Our kids were dressed up head to toe in rain gear. Daddy Alsum was sweeping off and cleaning up outside in preparation for the storm that had already begun. Lark was slipping and sliding all over the soggy deck, while Hart was pretending to clear out the grooves between the planks with a screwdriver just like Daddy was.
Where do I even start, when our past year has been so challenging?
We restarted a journey about 12 months ago to help Daddy Alsum get back to being healthy. It has been an ongoing struggle that we don’t usually understand. I wish people’s understanding and attitude towards mental health was the same as how they would consider physical health issues. As well-meaning as people may be, suggesting that someone just needs to pray more in order to not have depression or anxiety is no more helpful than giving the same sentiment to a cancer patient or someone with diabetes or epilepsy. Our bodies were created as a system not merely physical or spiritual. We are more complicated than that. We personally do pray that God would lift off the burden of this depression, but we also have medicine, and supplements, and counseling.
We had our share of physical health problems early this year, when I discovered that I had two kidney stones just shy of an inch in diameter each. I woke up in the middle of the night feeling sick, but we just assumed it was the stomach flu that was epidemic at the time. James went to work as usual and I stayed home with the kids by myself. By the afternoon, I had put both of the children in a small playpen in their bedroom and was curled up on Lark’s bed with a bowl. Having had a natural childbirth only 8 months previously, I can tell you that the pain caused by those stones was worse. I phoned James in a desperate panic and he came home. I had paged our family doctor and she put in an order for an ultrasound to see what was going on. They told us I needed to go to the hospital immediately, so we did. They placed a stent, but the physical pain caused by that was without doubt the most excruciating I have ever felt. I had to wait weeks until they had an opening for surgery to remove them, but when they did we were fortunate enough to have my mum come and stay from England for 3 months to help us.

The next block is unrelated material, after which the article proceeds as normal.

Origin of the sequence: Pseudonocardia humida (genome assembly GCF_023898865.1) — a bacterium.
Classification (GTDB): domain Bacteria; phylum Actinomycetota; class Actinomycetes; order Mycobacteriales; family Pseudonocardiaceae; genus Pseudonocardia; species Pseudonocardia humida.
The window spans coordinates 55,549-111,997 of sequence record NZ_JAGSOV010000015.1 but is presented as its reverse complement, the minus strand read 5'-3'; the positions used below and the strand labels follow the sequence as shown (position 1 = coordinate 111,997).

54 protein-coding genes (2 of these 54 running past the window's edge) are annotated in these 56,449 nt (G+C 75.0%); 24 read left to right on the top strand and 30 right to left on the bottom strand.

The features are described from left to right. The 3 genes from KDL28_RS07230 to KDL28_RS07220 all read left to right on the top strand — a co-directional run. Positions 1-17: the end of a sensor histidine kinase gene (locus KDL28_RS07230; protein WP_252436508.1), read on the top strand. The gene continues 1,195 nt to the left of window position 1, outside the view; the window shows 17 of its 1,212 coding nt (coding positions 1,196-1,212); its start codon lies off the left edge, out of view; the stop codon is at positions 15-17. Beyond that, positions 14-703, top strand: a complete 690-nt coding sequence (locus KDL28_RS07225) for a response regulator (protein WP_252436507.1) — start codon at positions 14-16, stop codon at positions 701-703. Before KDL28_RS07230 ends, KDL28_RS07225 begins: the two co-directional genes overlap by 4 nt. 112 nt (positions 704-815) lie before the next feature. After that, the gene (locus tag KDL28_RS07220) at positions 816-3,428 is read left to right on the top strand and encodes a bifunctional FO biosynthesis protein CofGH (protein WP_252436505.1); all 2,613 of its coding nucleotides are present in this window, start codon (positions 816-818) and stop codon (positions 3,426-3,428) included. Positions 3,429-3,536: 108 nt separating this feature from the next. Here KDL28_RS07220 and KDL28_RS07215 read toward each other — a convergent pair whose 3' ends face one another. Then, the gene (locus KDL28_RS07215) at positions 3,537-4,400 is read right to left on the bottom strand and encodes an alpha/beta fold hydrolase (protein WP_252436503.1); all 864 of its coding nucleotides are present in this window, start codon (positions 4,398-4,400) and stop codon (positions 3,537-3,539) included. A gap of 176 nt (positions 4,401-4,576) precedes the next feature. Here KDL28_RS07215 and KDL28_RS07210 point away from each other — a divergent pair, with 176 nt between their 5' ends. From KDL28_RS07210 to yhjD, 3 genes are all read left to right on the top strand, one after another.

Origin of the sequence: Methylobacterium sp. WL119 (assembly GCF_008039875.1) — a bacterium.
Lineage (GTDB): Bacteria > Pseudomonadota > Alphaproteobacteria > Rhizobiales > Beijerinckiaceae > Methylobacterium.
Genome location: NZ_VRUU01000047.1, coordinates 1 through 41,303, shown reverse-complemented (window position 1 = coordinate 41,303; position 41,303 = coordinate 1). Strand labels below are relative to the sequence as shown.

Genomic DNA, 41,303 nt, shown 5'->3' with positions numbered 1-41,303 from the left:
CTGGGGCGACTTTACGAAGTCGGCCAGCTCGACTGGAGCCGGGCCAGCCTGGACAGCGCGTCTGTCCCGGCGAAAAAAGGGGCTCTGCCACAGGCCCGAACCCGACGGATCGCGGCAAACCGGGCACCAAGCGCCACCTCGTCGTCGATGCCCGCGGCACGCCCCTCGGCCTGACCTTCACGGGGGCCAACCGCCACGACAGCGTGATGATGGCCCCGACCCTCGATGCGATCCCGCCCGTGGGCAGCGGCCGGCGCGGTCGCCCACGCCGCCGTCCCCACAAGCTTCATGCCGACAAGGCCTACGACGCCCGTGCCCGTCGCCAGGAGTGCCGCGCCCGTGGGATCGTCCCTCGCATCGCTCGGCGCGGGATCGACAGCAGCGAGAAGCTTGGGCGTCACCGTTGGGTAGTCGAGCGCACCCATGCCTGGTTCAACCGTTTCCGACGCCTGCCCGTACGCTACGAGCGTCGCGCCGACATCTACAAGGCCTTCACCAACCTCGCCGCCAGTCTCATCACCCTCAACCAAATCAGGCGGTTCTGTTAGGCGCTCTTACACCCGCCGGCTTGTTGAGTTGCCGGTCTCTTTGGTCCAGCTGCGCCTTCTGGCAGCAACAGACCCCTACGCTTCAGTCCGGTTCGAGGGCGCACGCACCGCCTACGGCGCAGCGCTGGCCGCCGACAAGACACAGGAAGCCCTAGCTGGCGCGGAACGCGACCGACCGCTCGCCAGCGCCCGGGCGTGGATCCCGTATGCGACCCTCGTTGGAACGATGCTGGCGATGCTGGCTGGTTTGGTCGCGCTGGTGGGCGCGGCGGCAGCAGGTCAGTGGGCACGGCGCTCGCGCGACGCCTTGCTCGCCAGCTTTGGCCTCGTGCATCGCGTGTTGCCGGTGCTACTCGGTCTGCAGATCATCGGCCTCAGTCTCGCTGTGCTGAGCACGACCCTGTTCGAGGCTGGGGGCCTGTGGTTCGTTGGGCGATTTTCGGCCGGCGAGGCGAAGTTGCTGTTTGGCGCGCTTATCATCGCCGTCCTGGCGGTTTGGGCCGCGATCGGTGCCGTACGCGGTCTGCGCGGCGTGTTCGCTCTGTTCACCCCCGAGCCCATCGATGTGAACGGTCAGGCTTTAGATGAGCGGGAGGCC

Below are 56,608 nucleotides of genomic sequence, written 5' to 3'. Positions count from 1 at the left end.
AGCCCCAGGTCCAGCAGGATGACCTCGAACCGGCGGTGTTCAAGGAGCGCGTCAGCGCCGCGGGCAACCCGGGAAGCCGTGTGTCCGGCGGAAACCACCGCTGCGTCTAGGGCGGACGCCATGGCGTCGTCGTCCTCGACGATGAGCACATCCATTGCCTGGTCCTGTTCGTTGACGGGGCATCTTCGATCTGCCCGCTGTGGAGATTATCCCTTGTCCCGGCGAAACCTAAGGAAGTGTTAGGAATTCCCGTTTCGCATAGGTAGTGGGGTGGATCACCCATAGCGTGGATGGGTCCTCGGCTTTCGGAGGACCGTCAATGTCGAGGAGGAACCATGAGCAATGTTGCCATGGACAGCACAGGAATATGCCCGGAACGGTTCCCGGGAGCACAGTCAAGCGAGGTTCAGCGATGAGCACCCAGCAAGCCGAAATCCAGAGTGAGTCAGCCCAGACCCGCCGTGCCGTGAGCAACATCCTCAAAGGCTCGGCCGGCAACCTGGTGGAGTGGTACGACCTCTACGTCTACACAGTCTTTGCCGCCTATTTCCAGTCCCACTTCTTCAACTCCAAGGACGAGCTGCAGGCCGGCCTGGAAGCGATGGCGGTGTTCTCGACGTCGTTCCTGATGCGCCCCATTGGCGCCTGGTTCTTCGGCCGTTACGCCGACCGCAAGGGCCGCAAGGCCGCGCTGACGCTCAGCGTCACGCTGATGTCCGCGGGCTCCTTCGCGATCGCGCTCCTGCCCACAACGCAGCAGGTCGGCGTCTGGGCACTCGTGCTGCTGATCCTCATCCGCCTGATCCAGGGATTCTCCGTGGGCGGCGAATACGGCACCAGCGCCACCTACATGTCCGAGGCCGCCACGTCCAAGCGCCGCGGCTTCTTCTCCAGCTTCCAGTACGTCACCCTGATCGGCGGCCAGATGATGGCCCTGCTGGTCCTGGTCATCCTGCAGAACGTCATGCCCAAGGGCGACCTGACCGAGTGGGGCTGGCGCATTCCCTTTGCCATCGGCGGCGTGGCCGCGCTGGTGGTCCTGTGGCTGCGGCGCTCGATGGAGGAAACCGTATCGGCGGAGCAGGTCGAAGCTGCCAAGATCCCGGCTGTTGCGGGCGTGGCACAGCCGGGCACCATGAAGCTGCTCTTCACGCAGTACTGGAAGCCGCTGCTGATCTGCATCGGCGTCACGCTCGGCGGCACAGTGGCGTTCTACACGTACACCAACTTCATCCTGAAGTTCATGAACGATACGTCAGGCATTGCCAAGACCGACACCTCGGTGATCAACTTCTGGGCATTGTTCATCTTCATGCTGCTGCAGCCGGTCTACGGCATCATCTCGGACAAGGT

This Spring, we had an unexpected miscarriage. At our best guess, we would have been 6 weeks, but we didn’t know our baby had been there until they were gone. Our hearts hurt for the child we won’t get to meet this side of eternity, but we will love them from here and remember them always. It is something I had begged God would never let me know personally, but here we are.
September brought another unexpected loss. It was a Thursday. I had just finished a bowl of casserole we shared as a family on Daddy Alsum’s lunch during work. The children and I were now waiting at the library for Daddy to get off so we could all head home on the bus, when I received a message from my brother on Skype. I called him back immediately. My mum had had a stroke and he was in the ambulance on the way to the hospital with her. I was thousands of miles away with nothing I could do. We Skyped via my brother to talk to my mum on Friday morning early before James left for work. I had already received an email from a nurse telling me that my mum had maybe hours to live. My mum went to be with the Lord shortly after we hung up.